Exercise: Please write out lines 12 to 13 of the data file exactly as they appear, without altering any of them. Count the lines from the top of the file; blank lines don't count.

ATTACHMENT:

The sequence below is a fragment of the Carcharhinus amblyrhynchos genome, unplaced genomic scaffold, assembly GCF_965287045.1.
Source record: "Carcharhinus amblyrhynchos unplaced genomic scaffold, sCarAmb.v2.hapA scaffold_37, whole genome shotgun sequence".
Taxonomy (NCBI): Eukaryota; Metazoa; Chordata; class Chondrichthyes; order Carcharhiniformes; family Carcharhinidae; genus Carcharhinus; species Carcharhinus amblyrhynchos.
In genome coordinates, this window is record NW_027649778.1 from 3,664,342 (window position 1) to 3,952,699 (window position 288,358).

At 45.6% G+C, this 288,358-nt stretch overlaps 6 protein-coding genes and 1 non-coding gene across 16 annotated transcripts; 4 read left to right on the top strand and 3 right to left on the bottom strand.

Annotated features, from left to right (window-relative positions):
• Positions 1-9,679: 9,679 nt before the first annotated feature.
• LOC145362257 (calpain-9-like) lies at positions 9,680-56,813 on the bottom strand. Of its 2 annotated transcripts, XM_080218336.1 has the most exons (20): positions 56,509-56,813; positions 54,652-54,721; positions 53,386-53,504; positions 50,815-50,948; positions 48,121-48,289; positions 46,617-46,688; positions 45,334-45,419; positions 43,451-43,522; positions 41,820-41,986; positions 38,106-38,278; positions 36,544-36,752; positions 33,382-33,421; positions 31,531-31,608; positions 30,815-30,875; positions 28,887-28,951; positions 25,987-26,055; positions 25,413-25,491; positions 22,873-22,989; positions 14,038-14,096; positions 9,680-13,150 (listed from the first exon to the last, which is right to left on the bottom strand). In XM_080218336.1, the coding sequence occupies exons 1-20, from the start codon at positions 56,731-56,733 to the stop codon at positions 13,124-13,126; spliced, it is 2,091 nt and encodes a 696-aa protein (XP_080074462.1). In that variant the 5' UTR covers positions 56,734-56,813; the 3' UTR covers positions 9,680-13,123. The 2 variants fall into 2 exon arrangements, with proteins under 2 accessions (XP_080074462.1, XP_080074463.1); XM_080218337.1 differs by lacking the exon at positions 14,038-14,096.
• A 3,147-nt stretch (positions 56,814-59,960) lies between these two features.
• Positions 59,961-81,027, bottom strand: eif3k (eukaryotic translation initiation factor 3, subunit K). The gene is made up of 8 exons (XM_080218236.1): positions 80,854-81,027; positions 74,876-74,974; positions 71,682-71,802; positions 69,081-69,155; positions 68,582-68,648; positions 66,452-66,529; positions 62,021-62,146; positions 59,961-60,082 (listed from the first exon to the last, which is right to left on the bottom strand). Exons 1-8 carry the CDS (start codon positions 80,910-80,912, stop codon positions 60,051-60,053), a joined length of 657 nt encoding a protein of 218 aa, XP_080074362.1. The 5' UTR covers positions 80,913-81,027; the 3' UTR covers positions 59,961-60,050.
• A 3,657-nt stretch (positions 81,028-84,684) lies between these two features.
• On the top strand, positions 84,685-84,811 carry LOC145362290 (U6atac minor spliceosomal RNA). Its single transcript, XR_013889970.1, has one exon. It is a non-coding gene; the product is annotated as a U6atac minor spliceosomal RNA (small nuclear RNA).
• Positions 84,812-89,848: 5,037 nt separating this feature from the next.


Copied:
• On the top strand, positions 84,685-84,811 carry LOC145362290 (U6atac minor spliceosomal RNA). Its single transcript, XR_013889970.1, has one exon. It is a non-coding gene; the product is annotated as a U6atac minor spliceosomal RNA (small nuclear RNA).
• Positions 84,812-89,848: 5,037 nt separating this feature from the next.